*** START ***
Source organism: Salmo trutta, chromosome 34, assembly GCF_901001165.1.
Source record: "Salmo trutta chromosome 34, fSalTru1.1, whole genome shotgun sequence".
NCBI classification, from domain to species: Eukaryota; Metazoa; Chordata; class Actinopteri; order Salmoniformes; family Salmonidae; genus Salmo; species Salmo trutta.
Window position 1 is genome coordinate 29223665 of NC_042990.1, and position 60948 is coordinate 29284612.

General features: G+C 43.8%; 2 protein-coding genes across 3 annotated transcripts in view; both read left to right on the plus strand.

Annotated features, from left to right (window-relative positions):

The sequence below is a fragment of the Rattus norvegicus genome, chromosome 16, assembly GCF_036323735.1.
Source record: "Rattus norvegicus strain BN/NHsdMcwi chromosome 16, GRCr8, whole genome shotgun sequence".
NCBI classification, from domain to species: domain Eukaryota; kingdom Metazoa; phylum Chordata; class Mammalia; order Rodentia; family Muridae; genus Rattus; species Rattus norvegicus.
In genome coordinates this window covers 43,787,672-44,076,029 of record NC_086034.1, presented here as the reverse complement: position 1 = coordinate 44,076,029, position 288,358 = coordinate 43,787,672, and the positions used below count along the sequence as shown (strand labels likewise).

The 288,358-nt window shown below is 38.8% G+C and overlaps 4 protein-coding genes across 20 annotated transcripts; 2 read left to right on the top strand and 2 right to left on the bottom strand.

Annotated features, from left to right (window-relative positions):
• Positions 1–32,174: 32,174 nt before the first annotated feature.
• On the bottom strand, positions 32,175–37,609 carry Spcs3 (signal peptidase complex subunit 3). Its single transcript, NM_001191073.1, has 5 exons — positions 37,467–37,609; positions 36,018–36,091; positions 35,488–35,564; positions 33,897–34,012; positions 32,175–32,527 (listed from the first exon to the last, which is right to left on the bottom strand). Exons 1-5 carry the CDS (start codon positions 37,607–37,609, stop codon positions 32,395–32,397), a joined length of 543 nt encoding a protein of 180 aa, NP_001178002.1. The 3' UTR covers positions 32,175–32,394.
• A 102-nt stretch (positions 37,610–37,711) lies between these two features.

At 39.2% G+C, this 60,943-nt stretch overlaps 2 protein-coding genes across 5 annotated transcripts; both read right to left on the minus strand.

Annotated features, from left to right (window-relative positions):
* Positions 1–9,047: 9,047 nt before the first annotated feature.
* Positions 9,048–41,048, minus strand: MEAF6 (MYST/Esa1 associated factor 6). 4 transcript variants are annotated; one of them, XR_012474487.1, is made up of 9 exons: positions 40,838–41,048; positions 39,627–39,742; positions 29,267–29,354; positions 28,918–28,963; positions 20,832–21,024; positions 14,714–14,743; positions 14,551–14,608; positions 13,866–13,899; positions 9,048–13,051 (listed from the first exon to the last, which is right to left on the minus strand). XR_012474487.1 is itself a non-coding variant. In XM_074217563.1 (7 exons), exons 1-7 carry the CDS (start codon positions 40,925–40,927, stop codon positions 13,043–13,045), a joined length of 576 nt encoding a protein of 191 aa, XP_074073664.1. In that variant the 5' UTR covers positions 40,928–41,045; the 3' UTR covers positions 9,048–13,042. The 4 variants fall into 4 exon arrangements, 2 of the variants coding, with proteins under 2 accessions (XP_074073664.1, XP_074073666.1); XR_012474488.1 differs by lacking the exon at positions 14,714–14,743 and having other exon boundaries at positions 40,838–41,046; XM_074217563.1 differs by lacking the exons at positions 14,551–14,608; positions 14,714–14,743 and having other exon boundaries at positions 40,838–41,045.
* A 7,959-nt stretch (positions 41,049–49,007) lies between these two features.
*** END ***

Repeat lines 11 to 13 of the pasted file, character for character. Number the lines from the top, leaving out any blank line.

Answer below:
The 288,358-nt window shown below is 38.8% G+C and overlaps 4 protein-coding genes across 20 annotated transcripts; 2 read left to right on the top strand and 2 right to left on the bottom strand.

Annotated features, from left to right (window-relative positions):
• Positions 1–32,174: 32,174 nt before the first annotated feature.